The Oak Trail processor is part of Intel's efforts to create more efficient, lower-profile processor for smaller form factors, like tablets and smartphones. Their Atom line, while suitable for netbooks, consumed too much power and generated too much heat relative to its speed.
With Oak Trail, Intel will be targeting the lower end of the tablet market. The combined cost of their Atom Z600 and MeeGo OS would be a mere $25. The lower-consumption processor would also mean a smaller and less expensive battery. This would allow manufacturers to introduce a lower-cost segment of tablets. The Oak Trail could also be paired with Windows 7, but it would obviously be more expensive than their proprietary OS.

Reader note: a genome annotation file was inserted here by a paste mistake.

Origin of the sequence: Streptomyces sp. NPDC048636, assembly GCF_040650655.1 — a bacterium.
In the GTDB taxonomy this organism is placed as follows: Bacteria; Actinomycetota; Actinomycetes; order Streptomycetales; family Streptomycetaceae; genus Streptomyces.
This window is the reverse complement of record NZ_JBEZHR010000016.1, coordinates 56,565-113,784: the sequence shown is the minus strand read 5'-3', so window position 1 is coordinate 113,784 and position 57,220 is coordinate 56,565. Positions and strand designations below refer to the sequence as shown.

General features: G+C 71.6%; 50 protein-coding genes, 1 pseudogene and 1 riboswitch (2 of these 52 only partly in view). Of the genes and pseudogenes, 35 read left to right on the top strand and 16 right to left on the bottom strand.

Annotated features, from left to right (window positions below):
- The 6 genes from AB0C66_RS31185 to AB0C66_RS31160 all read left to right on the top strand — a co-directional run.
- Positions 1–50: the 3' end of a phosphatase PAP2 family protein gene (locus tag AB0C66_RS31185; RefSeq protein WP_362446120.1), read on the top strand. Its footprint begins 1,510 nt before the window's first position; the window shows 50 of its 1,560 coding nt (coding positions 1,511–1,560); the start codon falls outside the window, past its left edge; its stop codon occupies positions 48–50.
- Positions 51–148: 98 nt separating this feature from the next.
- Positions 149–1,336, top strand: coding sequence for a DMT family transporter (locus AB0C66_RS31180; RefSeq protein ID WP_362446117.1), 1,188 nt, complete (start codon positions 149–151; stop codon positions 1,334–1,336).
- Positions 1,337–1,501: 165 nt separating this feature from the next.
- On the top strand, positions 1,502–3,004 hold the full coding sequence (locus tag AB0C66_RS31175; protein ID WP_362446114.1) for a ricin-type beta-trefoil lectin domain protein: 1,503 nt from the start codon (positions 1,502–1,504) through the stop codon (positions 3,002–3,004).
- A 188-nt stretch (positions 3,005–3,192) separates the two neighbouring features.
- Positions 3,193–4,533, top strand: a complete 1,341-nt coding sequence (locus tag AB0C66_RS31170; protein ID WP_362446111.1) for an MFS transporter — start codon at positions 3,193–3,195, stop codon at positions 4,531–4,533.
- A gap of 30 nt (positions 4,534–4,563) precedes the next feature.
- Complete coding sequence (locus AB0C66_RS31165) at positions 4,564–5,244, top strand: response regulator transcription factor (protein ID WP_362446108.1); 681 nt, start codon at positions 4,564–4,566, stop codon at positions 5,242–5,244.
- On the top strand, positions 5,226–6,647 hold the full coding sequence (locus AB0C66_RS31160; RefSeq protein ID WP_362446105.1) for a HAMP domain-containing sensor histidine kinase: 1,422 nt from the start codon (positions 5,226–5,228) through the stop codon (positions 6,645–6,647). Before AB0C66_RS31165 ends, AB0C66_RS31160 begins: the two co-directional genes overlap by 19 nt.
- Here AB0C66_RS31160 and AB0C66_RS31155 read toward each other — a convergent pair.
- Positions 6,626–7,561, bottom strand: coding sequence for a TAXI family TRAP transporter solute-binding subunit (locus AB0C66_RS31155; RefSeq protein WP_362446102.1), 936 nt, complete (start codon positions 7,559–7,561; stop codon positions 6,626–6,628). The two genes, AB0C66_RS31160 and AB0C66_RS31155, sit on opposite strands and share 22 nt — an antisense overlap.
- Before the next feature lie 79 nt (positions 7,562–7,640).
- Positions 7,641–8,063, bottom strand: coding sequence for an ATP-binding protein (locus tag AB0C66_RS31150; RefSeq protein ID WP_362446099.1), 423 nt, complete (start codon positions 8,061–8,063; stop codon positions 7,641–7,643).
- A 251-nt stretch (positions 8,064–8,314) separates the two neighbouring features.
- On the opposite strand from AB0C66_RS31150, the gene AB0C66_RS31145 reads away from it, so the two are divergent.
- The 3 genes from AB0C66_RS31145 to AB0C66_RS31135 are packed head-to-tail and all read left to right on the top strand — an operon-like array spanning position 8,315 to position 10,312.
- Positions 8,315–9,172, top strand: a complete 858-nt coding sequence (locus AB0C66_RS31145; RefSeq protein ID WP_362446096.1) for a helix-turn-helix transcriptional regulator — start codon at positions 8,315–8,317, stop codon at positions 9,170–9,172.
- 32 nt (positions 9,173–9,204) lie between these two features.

Intel CEO Paul Otellini remains confident that Intel will rise to the tablet challenge. He also told his employees last month that the road to success would be a marathon. Oak Trail may be the first leg of that marathon, as Intel gains recognition as a viable tablet chip maker. They have also recently unveiled their dual-core Atom processor, showing speeds of 1.6 to 1.83GHz. When they learn to bring that kind of performance into a smaller, more efficient form, ARM won't be so dismissive of their competition.